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Rams offensive coordinator search: West Coast or Best Coast?

Sam Bradford gives the St. Louis Rams some flexibility in their offensive coordinator search.
Sam Bradford gives the St. Louis Rams some flexibility in their offensive coordinator search.

And with a nod to our indie pop fans out there, we can now begin to discuss in earnest the St. Louis Rams search for a new offensive coordinator. 

Driving the speculation about who that person might be is whether or not the Rams will pick a guy with a background in the West Coast offense to maintain some continuity with Pat Shurmur's offense and the young players, i.e. Sam Bradford, who spent a year or two learning it. 

Popular Zeitgeist says that sticking with the same playbook would make the most sense for Bradford and the offense, along with the necessary infusion of playmaking talent at WR and backup RB. Group think has started to give way on that in the days since Shurmur emerged as the likely choice for Cleveland, especially as talk of Josh McDaniels as a candidate for the job gained acceptance among the chattering classes.

Rams head coach Steve Spagnuolo weighed in on the matter yesteday, and it doesn't sound like being a doctrinaire West Coast offense disciple is among his top priorities for the Rams' next OC. From the coach:

We've got to get the right person, whoever that is. Whether it's within (the organization). Or it's outside. There's more than one guy with any offense. But if you're talking about the quarterback, Sam's pretty flexible to anything. And the one thing about the offense that we did have, it was very flexible. It asked the quarterback to do a lot of different things. So we'll go through the normal (hiring) process here, talk with some people, and do the best thing for the team obviously.

Yes, that involves some reading between the lines. However, it sounds as though Spagnuolo is pretty confident in his quarterback's ability to adapt and learn whatever system the next OC brings to the table. 

In case you forgot, Spagnuolo is a defensive coach. And even though he earned his stripes under Andy Reid, there's nothing to make us believe that Spagnuolo is West Coast iconoclast. By his own admission, Spags has made an effort to be more involved in the offense since taking the reigns in St. Louis, partially as a student. The head coach's most obvious preference for the offense was to play conservative and let his defense to the yeoman work of holding on to the lead. Spagnuolo was conservative with his defense during his first year in St. Louis, as we've mentioned before, so with an increased comfort level in his offense and the right injection of talent around Bradford, it stands to reason that the head coach would be more open to expanding the playbook and taking some risks.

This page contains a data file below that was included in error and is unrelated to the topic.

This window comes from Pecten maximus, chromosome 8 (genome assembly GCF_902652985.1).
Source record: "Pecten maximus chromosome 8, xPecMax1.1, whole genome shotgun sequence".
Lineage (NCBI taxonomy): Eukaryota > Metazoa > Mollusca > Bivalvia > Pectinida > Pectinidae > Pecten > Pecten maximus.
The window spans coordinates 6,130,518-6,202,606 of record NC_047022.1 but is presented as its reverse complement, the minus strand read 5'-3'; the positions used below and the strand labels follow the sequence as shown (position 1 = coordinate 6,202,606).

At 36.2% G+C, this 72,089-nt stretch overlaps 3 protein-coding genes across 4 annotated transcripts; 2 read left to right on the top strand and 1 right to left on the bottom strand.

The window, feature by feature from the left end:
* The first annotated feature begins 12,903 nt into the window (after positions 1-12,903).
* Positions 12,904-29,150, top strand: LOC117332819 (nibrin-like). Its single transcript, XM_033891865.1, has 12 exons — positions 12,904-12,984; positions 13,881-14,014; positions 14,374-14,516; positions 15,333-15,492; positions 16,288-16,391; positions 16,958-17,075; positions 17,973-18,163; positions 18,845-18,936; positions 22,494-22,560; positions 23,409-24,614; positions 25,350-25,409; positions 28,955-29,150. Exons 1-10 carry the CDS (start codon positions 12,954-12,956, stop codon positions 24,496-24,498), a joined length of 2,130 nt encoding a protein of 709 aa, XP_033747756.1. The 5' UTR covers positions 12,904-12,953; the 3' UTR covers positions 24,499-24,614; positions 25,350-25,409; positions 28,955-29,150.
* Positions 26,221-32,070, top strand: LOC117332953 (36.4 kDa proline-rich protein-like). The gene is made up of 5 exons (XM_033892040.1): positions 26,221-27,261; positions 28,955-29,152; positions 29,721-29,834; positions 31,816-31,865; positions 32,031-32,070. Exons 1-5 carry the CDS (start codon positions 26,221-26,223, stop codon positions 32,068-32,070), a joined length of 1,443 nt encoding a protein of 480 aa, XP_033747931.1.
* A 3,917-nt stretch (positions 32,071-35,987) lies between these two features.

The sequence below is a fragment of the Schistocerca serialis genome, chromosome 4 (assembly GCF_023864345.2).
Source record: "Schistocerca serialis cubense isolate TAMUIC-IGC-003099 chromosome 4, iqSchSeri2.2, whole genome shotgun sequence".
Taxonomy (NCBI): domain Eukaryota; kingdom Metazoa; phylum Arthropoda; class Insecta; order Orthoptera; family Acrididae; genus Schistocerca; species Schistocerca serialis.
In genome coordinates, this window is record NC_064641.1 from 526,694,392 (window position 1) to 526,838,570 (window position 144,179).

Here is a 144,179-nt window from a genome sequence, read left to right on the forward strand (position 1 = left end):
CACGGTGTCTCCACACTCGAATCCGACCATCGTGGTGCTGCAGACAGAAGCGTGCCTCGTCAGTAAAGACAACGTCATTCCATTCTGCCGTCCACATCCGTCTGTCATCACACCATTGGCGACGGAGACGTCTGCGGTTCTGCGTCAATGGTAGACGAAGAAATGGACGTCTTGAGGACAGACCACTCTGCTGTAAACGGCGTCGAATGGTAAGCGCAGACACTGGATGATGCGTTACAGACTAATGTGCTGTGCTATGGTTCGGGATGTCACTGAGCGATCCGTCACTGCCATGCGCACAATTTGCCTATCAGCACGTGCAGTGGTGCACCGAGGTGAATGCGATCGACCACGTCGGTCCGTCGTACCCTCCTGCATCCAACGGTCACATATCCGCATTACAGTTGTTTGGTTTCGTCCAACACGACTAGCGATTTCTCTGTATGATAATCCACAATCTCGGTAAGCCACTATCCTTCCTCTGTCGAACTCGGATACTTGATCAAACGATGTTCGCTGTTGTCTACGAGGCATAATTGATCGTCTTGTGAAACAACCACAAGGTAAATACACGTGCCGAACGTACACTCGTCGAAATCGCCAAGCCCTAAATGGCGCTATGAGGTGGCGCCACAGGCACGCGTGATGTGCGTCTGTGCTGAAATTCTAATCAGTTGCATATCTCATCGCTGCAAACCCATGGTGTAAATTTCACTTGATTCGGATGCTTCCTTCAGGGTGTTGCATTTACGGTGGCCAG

Speaking of the components of the Rams offense already in place, they would seem to fit well with McDaniels' style, though a foundation of talent like Bradford and Steven Jackson would probably fit in any scheme. Bradford's experience at OU was in an offense more akin to what McDaniels has run, 3-4 receiver sets, one back or an empty backfield and lots of shotgun snaps. Up front, the Rams have an athletic offensive line whose strength is pass blocking. McDaniels, if hired, would be involved in bringing in the needed wave of talent at WR and backup running back. The new OC would also have a pair of talented tight ends in Fendi Onobun and Michael Hoomanawanui who don't yet have a lot of experience in the Rams' previous offensive system thanks to injuries that marred their rookie years. 

I'm stuck on the McDaniels thing, which obviously reveals my particular bias, but the point of this post isn't really to endorse him or any particular candidate. The point I'm making is that the Rams don't necessarily have to stay with the exact same offense. They have a solid foundation to expand upon, and the head coach doesn't seem inclined to make the West Coast offense his primary arbiter in his hiring decision.